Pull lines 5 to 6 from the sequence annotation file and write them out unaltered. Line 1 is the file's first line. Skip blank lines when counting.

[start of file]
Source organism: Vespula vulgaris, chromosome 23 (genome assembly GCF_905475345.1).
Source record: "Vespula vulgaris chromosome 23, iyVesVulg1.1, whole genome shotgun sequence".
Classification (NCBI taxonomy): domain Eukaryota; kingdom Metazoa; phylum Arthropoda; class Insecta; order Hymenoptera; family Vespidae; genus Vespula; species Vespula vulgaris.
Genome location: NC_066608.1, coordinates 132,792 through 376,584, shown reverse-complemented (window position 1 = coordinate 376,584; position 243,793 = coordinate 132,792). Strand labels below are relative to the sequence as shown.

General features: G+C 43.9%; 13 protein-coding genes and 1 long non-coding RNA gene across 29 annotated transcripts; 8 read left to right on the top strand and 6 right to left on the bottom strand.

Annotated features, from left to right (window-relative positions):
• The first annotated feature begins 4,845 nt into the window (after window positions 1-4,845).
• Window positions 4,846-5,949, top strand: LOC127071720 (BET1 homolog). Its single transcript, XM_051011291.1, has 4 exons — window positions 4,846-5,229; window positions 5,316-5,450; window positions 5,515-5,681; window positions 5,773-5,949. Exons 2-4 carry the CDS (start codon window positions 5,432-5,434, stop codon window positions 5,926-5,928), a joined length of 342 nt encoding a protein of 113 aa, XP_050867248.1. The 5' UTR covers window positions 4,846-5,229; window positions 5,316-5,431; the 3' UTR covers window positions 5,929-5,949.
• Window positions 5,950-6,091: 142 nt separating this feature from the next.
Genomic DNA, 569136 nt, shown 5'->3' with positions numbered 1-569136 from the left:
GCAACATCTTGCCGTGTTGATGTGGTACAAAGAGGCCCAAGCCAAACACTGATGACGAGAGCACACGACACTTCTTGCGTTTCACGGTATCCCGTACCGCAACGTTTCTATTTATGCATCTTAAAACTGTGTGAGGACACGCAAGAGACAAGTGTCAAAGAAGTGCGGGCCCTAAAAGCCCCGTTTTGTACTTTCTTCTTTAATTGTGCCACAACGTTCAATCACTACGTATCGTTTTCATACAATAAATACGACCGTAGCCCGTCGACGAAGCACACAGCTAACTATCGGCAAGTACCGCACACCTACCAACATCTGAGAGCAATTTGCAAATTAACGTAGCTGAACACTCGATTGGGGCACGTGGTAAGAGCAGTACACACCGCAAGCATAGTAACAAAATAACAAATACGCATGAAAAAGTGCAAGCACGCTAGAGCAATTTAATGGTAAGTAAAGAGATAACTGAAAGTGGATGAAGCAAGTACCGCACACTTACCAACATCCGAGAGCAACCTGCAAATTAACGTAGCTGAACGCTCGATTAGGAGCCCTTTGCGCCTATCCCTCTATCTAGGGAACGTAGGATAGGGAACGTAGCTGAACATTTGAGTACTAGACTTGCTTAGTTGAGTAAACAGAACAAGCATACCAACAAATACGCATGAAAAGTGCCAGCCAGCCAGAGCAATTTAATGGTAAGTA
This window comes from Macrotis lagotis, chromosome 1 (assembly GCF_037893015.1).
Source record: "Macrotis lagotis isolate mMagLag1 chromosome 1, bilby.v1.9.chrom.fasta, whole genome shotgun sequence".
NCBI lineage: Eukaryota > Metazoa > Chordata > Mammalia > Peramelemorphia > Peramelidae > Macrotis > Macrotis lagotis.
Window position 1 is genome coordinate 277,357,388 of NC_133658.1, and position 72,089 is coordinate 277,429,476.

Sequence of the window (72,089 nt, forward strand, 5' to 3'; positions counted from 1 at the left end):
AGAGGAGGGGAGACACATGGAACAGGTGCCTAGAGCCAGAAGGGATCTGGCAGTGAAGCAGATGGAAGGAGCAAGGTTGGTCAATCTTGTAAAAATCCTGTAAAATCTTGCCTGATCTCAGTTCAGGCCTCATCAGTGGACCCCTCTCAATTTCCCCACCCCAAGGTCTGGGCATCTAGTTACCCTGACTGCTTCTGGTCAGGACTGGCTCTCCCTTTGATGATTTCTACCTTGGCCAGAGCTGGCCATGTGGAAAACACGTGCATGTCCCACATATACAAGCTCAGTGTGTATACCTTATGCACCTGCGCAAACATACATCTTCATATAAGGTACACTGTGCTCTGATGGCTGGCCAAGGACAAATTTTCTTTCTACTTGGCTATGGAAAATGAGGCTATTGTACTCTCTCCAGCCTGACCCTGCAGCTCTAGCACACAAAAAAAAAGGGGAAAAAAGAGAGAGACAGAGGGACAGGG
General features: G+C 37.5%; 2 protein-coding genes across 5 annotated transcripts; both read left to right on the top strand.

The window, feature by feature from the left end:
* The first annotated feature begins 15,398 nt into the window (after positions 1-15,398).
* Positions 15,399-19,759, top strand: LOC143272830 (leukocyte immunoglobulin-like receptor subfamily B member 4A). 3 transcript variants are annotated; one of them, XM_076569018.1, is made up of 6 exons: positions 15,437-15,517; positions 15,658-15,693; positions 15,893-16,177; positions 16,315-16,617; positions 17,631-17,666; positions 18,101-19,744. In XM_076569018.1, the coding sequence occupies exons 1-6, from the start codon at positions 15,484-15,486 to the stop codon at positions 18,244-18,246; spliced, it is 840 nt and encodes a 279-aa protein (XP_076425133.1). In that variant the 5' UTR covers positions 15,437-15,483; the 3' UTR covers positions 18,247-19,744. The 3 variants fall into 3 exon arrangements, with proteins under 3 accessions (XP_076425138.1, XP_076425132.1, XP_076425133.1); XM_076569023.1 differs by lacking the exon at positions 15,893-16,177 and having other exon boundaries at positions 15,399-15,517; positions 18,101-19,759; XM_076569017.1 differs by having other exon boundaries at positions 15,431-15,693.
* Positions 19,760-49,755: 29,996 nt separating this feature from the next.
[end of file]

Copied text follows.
General features: G+C 43.9%; 13 protein-coding genes and 1 long non-coding RNA gene across 29 annotated transcripts; 8 read left to right on the top strand and 6 right to left on the bottom strand.

Annotated features, from left to right (window-relative positions):